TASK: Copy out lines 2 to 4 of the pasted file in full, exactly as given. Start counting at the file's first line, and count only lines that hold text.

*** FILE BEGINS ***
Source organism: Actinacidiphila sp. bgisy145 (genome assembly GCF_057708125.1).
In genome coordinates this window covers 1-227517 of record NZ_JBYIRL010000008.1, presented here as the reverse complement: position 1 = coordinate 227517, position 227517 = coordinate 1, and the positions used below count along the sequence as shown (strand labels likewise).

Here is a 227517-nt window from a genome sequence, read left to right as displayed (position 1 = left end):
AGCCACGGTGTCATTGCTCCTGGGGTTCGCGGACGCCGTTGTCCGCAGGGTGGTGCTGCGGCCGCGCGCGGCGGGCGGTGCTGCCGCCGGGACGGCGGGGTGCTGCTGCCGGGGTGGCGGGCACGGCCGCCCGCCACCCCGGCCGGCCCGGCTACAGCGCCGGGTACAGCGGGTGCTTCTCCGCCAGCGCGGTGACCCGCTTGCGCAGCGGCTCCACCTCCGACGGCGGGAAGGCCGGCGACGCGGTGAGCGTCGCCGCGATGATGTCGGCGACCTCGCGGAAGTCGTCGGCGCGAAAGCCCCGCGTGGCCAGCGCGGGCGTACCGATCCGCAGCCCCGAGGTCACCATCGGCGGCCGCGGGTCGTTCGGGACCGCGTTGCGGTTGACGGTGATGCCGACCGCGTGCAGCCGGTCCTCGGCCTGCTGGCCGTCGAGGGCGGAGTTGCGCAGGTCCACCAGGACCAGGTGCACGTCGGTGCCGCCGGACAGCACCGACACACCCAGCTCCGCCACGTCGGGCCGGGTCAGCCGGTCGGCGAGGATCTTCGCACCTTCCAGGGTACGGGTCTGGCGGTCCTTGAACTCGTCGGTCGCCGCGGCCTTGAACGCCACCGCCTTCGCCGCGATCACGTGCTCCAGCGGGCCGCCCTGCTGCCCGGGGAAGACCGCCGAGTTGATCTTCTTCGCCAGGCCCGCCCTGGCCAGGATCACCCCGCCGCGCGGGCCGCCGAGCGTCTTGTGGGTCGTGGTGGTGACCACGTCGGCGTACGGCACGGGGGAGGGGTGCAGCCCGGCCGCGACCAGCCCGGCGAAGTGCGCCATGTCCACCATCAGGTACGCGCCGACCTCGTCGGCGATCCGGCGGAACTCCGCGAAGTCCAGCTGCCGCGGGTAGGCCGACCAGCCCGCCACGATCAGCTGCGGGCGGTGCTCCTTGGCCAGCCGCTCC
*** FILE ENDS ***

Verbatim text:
In genome coordinates this window covers 1-227517 of record NZ_JBYIRL010000008.1, presented here as the reverse complement: position 1 = coordinate 227517, position 227517 = coordinate 1, and the positions used below count along the sequence as shown (strand labels likewise).

Here is a 227517-nt window from a genome sequence, read left to right as displayed (position 1 = left end):
AGCCACGGTGTCATTGCTCCTGGGGTTCGCGGACGCCGTTGTCCGCAGGGTGGTGCTGCGGCCGCGCGCGGCGGGCGGTGCTGCCGCCGGGACGGCGGGGTGCTGCTGCCGGGGTGGCGGGCACGGCCGCCCGCCACCCCGGCCGGCCCGGCTACAGCGCCGGGTACAGCGGGTGCTTCTCCGCCAGCGCGGTGACCCGCTTGCGCAGCGGCTCCACCTCCGACGGCGGGAAGGCCGGCGACGCGGTGAGCGTCGCCGCGATGATGTCGGCGACCTCGCGGAAGTCGTCGGCGCGAAAGCCCCGCGTGGCCAGCGCGGGCGTACCGATCCGCAGCCCCGAGGTCACCATCGGCGGCCGCGGGTCGTTCGGGACCGCGTTGCGGTTGACGGTGATGCCGACCGCGTGCAGCCGGTCCTCGGCCTGCTGGCCGTCGAGGGCGGAGTTGCGCAGGTCCACCAGGACCAGGTGCACGTCGGTGCCGCCGGACAGCACCGACACACCCAGCTCCGCCACGTCGGGCCGGGTCAGCCGGTCGGCGAGGATCTTCGCACCTTCCAGGGTACGGGTCTGGCGGTCCTTGAACTCGTCGGTCGCCGCGGCCTTGAACGCCACCGCCTTCGCCGCGATCACGTGCTCCAGCGGGCCGCCCTGCTGCCCGGGGAAGACCGCCGAGTTGATCTTCTTCGCCAGGCCCGCCCTGGCCAGGATCACCCCGCCGCGCGGGCCGCCGAGCGTCTTGTGGGTCGTGGTGGTGACCACGTCGGCGTACGGCACGGGGGAGGGGTGCAGCCCGGCCGCGACCAGCCCGGCGAAGTGCGCCATGTCCACCATCAGGTACGCGCCGACCTCGTCGGCGATCCGGCGGAACTCCGCGAAGTCCAGCTGCCGCGGGTAGGCCGACCAGCCCGCCACGATCAGCTGCGGGCGGTGCTCCTTGGCCAGCCGCTCC